The US is in a massive fruit basket upset…

If you’ve never played the game, it’s probably because you weren’t in my youth group when I was in 7th grade- although, thanks to Google, I’ve found out the game is actually real, and not something our church’s youth director just ‘made up’.  

Here’s the gist: the group sits in a circle in chairs with no arm rests, and each person has a number (1-7).

 Each player is also assigned a fruit- and there are at least 3 people with each fruit.

 One person sits at the center, and brings their chair with them.

 This person calls a fruit, and all people who are assigned that same fruit, must get up and switch seats.  You MUST be in a new seat when you’re done.

 The person in the center can ALSO call a fruit basket upset.  When this happens, EVERYONE has to get up and find a new seat, and the person in the center tries to steal a seat from someone else in the circle, leaving a new person to call the fruits, or, if your group is super competitive, the person in the center is eliminated, and someone new decides to go into the center of the circle.

The place we’re in right now feels like the millisecond after that teenaged crush of mine from youth group yelled fruit basket upset, and I panicked, looking frantically around to see what everyone else was doing and where they were going, and tried to find my place amongst the chaos.

Everything in your life probably feels like it’s been turned upside down.  

 Your favorite restaurant is closed, you can’t see your friends, and you might even be out of work for an unknown amount of time.  That’s upsetting in more ways than one.

Covid-19 has no doubt, completely changed your life, whether or not you will ever come into direct contact with the virus.  Your routine is out of whack, your kids are home from school, and all of the constructs that classify as ‘normal’ (your normal commute, daily rituals, time spent in traffic, face to face meetings, playdates, sports events, social hours, concerts, workouts at your favorite gym)…. Everything is just… well, gone.  Upset. Changed.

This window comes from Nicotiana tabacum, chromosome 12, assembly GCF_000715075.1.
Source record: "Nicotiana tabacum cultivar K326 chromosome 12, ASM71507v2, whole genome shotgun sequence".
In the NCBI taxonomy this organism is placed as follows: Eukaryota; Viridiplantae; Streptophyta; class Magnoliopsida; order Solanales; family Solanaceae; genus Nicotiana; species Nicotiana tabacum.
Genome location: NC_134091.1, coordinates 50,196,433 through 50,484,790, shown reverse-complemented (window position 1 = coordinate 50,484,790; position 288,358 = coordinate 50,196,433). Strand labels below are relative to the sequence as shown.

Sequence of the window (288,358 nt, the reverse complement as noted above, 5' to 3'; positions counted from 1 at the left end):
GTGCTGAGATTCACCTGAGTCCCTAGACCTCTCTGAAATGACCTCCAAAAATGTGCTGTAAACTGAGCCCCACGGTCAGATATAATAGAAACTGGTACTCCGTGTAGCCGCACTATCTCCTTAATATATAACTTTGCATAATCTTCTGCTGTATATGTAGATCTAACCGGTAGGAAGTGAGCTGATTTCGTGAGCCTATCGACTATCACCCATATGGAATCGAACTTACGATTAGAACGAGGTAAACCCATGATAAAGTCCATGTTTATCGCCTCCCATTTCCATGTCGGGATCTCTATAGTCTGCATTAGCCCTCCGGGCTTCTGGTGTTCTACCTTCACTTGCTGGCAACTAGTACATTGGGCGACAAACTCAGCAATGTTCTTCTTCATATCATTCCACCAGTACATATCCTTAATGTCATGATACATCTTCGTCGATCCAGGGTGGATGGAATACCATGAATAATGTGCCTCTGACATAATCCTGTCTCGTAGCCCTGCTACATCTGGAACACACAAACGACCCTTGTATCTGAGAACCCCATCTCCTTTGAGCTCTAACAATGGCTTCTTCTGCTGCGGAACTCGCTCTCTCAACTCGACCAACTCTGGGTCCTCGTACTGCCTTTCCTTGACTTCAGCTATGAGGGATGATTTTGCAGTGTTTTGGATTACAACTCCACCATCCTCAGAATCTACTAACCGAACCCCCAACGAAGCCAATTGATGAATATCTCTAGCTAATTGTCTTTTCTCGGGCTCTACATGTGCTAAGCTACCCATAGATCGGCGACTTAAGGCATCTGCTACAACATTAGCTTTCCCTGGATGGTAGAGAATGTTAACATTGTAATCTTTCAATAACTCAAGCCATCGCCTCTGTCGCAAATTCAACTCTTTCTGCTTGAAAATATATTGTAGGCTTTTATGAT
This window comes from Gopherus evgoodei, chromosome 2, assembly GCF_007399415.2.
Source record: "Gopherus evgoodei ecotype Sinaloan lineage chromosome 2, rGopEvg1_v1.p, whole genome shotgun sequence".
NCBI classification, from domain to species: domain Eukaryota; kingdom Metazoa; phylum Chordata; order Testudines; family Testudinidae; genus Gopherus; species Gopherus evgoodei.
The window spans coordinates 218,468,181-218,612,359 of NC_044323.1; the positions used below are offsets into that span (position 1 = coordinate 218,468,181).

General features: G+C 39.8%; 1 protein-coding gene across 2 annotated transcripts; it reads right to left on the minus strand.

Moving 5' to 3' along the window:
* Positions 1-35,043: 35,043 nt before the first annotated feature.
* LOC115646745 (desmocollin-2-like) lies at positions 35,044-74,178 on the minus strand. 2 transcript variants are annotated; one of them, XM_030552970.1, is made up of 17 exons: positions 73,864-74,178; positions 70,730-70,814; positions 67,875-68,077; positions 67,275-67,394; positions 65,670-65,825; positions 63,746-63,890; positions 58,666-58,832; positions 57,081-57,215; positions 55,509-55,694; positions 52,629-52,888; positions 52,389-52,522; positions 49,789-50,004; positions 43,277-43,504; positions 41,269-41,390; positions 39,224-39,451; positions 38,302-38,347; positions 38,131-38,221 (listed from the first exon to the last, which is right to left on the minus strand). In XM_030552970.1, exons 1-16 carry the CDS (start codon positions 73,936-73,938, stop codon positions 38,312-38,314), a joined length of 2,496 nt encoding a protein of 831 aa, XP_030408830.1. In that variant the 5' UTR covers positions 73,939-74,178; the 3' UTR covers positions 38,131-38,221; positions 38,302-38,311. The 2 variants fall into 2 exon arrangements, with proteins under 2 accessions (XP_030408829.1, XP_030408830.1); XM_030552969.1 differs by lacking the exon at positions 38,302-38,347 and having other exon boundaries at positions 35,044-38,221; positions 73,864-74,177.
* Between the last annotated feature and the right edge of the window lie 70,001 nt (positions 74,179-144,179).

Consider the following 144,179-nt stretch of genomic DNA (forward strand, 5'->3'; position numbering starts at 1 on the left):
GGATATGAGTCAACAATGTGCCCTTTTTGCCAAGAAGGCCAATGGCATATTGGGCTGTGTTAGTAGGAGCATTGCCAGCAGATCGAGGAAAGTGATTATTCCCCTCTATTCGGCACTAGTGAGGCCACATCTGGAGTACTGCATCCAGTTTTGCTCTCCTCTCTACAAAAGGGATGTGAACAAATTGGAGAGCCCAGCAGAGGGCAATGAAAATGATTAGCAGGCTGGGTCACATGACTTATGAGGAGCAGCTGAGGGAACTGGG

This type of upheaval creates an atmosphere of fear, confusion, and wonder… as in, I wonder what the eff I’m supposed to do with the next 2-8 weeks. You are in the midst of an event that has already completely changed your life- which puts you in a supremely unique position- when everything has changed, so can you.  And if there are parts of your life that weren’t working for you pre-Covid crisis, you have a unique opportunity to explore other options and create real and intentional change- you can grab your new circumstances by the horns, and completely rewire your brain.

Here’s why this is a totally PERFECT time for you to switch things up- 

Your brain operates on well-worn routes called neural pathways that travel in the same patterns over and over again.  It happens like this: you wake up to your alarm, and as you do every morning, you check your messages, alerts, and emails.  You’re bouncing around your feeds and inboxes, bombarded with information, and you anxiously get up- your mind spinning already with information, some you ‘needed’, some you didn’t.  Your choices and reactions were automatic- they didn’t feel like choices. You didn’t think to yourself, I’m going to check this notification now and see what this person has to say… your brain saw a notification, and instantly you needed to check it.  The rest of your day goes along on autopilot- as you’re bombarded with information, people, and situations that you must REACT to. And as long as you’re reacting, you’re not really in control.

This is for one simple reason:

Your most powerful tool (your brain) is on autopilot.  

In a given day, when you’re in your routine, you’ll experience similar thoughts because your stimulus is consistent- and the result?  A predictable, routine-driven life. And now that we’re so enslaved to our electronic devices, we aren’t making choices about what we do, what information we see, and how we spend our time.  This results in hours spent every day in reaction to our circumstances, instead of choosing how we want to be and what we want to do.